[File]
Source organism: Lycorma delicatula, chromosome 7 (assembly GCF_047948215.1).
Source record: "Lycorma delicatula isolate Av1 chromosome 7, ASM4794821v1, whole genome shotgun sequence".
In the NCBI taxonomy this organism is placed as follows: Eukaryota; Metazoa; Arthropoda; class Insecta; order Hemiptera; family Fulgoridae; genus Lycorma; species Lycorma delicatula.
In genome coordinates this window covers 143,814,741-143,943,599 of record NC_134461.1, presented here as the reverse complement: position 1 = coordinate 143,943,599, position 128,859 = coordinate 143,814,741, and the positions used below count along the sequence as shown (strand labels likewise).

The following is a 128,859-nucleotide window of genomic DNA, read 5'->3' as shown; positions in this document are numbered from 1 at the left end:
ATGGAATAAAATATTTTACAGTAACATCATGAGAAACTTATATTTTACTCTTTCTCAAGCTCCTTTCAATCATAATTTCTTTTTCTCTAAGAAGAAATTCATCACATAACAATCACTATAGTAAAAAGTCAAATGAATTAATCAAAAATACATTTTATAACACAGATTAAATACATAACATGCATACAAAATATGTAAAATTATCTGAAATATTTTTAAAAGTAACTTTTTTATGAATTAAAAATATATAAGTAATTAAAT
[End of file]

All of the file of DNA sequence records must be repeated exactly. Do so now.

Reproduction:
Source organism: Lycorma delicatula, chromosome 7 (assembly GCF_047948215.1).
Source record: "Lycorma delicatula isolate Av1 chromosome 7, ASM4794821v1, whole genome shotgun sequence".
In the NCBI taxonomy this organism is placed as follows: Eukaryota; Metazoa; Arthropoda; class Insecta; order Hemiptera; family Fulgoridae; genus Lycorma; species Lycorma delicatula.
In genome coordinates this window covers 143,814,741-143,943,599 of record NC_134461.1, presented here as the reverse complement: position 1 = coordinate 143,943,599, position 128,859 = coordinate 143,814,741, and the positions used below count along the sequence as shown (strand labels likewise).

The following is a 128,859-nucleotide window of genomic DNA, read 5'->3' as shown; positions in this document are numbered from 1 at the left end:
ATGGAATAAAATATTTTACAGTAACATCATGAGAAACTTATATTTTACTCTTTCTCAAGCTCCTTTCAATCATAATTTCTTTTTCTCTAAGAAGAAATTCATCACATAACAATCACTATAGTAAAAAGTCAAATGAATTAATCAAAAATACATTTTATAACACAGATTAAATACATAACATGCATACAAAATATGTAAAATTATCTGAAATATTTTTAAAAGTAACTTTTTTATGAATTAAAAATATATAAGTAATTAAAT